Smoothing capacitor C1 is connected between a ground line 5 and a power supply line 6. Between a positive electrode terminal of main battery B and power supply line 6 and between a negative electrode terminal of main battery B and ground line 5, relays (not shown) are provided, which are turned on when the vehicle is in operation and turned off when the operation of the vehicle stops.

Step-up/down converter 15 (hereinafter also simply referred to as a converter) includes a reactor L1 and power semiconductor switching elements Q1 and Q2 (hereinafter referred to as “switching elements”), of which switching is controlled. Reactor L1 is connected between a connection node of switching elements Q1 and Q2 and power supply line 6. Smoothing capacitor C0 is connected between power supply line 7 and ground line 5.

Switching elements Q1 and Q2 are connected in series between power supply line 7 and ground line 5. On/off of switching elements Q1 and Q2 is controlled by switching control signals S1 and S2 from controller 50.

In the embodiment of the present invention, as the switching element, an IGBT (Insulated-Gate Bipolar Transistor), a power MOS (Metal Oxide Semiconductor) transistor, or a power bipolar transistor may be used. Anti-parallel diodes D1 and D2 are arranged for switching elements Q1 and Q2.

DC voltage sides of inverters 20 and 30 are connected to converter 15 through common ground line 5 and power supply line 7. Specifically, power supply line 7 corresponds to the “DC power line” of the present invention. Further, motor generators MG1 and MG2 correspond to the “electric motors” of the present invention, and inverters 20 and 30 correspond to the “inverters” of the present invention.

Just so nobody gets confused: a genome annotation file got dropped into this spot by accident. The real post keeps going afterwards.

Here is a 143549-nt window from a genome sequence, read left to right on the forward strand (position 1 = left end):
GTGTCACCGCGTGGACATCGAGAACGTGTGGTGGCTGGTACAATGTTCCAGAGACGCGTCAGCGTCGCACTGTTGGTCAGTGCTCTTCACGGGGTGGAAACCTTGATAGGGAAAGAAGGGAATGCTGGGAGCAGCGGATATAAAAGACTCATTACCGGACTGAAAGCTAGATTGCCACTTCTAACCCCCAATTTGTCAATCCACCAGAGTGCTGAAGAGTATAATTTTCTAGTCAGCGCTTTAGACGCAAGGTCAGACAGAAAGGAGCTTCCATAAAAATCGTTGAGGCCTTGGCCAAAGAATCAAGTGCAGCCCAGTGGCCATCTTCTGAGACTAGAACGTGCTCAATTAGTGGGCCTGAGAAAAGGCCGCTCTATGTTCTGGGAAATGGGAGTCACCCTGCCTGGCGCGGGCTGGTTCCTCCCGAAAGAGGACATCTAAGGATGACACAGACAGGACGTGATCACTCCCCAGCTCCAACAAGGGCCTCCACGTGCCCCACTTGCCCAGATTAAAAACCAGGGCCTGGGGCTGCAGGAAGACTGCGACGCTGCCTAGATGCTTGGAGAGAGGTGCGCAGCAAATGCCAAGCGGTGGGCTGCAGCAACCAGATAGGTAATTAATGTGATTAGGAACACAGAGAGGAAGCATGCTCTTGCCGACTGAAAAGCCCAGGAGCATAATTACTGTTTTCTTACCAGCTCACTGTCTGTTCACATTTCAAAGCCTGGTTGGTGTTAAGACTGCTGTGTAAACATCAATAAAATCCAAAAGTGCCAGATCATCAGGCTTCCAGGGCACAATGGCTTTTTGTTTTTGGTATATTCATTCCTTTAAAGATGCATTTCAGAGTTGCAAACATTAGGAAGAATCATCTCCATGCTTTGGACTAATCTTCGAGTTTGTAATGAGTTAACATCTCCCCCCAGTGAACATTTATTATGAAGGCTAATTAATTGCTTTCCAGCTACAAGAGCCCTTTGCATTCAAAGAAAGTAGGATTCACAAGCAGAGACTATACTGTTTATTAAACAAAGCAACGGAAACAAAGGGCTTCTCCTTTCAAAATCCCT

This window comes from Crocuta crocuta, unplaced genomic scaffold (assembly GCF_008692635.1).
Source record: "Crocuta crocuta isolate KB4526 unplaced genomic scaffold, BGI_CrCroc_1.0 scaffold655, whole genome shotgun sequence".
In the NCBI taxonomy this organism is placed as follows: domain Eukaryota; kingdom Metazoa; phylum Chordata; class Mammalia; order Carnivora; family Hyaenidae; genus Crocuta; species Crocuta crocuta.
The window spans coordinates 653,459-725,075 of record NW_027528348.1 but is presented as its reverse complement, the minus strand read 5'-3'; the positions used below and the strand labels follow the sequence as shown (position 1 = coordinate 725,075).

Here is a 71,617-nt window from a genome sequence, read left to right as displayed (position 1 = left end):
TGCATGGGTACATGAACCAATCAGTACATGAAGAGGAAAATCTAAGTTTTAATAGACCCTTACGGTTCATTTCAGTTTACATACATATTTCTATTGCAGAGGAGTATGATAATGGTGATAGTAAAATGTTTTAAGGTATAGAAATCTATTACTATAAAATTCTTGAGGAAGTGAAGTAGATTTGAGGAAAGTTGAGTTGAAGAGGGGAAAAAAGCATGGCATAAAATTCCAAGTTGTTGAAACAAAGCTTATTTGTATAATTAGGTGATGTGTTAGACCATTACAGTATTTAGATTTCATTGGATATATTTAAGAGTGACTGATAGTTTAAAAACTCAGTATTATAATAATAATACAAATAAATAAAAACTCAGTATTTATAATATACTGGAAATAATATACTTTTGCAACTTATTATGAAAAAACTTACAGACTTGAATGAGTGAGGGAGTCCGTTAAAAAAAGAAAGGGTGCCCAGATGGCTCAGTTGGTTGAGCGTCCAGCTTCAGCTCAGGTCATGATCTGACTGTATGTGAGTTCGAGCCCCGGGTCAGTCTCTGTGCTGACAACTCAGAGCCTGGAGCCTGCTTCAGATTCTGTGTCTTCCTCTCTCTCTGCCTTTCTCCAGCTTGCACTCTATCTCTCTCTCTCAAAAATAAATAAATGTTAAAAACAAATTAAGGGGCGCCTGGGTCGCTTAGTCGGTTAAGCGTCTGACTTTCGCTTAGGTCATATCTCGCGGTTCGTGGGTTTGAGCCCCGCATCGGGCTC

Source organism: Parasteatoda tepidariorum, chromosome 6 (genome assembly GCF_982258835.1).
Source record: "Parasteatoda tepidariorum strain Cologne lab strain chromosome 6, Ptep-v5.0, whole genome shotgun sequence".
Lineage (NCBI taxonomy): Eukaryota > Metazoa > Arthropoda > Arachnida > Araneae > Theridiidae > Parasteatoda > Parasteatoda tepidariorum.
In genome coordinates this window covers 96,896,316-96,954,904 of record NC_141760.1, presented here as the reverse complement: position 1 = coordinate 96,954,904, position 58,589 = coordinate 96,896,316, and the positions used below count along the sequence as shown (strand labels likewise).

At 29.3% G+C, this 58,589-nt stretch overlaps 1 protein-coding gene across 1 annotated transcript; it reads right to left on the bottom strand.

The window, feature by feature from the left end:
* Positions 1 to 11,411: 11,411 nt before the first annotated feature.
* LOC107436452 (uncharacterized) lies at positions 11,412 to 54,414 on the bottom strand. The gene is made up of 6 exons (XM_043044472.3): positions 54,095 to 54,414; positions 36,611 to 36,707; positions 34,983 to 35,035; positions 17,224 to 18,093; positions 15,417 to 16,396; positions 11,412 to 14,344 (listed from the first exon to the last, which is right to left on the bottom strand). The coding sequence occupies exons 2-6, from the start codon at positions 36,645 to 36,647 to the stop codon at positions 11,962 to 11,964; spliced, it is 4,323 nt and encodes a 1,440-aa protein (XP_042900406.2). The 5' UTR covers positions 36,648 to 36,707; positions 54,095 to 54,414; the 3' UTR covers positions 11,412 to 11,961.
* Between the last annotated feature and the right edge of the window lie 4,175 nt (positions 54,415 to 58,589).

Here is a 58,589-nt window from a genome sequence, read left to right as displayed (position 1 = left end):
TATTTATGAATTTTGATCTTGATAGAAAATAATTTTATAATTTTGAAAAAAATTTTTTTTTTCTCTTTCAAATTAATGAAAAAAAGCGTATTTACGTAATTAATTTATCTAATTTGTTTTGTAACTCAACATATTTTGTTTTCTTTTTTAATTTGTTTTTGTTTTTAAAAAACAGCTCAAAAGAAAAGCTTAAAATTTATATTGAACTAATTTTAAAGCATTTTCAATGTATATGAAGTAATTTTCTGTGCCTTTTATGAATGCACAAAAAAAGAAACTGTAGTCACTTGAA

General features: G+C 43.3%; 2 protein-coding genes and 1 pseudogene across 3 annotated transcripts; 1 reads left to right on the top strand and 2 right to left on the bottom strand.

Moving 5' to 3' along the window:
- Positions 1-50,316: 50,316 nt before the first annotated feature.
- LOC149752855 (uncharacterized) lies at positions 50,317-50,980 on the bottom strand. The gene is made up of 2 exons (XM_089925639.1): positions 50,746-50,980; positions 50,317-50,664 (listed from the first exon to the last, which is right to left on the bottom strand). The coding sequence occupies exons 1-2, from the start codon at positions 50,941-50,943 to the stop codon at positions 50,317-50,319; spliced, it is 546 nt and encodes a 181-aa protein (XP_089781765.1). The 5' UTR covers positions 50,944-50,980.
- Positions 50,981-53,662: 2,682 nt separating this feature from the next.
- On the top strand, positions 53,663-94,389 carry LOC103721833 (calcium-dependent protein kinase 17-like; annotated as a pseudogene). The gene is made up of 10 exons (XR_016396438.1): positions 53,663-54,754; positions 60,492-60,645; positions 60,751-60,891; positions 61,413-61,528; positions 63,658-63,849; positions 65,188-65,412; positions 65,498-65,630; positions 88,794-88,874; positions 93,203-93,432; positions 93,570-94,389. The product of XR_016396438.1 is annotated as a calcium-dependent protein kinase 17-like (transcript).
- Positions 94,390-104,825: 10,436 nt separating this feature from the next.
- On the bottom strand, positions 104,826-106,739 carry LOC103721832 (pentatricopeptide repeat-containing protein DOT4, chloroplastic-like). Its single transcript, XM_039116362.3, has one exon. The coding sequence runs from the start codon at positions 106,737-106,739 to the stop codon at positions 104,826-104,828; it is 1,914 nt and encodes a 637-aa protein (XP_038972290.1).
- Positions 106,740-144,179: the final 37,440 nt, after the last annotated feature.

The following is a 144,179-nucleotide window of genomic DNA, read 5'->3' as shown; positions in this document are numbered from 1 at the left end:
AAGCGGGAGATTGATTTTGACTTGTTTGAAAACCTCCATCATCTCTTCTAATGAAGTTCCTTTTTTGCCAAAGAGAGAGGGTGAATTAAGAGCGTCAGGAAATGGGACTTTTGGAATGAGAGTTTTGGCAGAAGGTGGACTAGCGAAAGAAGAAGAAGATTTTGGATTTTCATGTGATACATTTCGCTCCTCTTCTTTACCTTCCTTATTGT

Inverter 20 is formed of a U-phase arm 22, a V-phase arm 24 and a W-phase arm 26 provided in parallel between power supply line 7 and ground line 5. The arm of each phase is implemented by switching elements connected in series between power supply line 7 and ground line 5. For example, U-phase arm 22 includes switching elements Q11 and Q12, V-phase arm 24 includes switching elements Q13 and Q14, and W-phase arm 26 includes switching elements Q15 and Q16. Further, anti-parallel diodes D11 to D16 are connected to switching elements Q11 to Q16, respectively. On/off of switching elements Q11 to Q16 is controlled by switching control signals S11 to S16 from controller 50, respectively.

Motor generator MG1 includes a U-phase coil U1, a V-phase coil V1 and a W-phase coil W1, provided on a stator, and a rotor, not shown. U-phase coil U1, V-phase coil V1 and W-phase coil W1 have one end connected together at a neutral point N1, and have the other end connected to U-phase arm 22, V-phase arm 24 and W-phase arm 26 of inverter 20, respectively. Inverter 20 performs bi-directional power conversion between DC voltage generating unit 10# and motor generator MG1, through on/off control (switching control) of switching elements Q11 to Q16 in response to switching control signals S11 to S16 from controller 50.

Specifically, in accordance with switching control by controller 50, inverter 20 may convert the DC voltage received from power supply line 7 to a 3-phase AC voltage, and output the converted 3-phase AC voltage to motor generator MG1. Consequently, motor generator MG1 is driven to generate a designated torque. Further, in accordance with the switching control by controller 50, inverter 20 may convert the 3-phase AC voltage generated by motor generator MG1 receiving an output of engine 110 to a DC voltage and output the converted DC voltage to power supply line 7.

Inverter 30 has a structure similar to inverter 20, and includes switching elements Q21 to Q26, of which on/off is controlled by switching control signals S21 to S26, and anti-parallel diodes D21 to D26.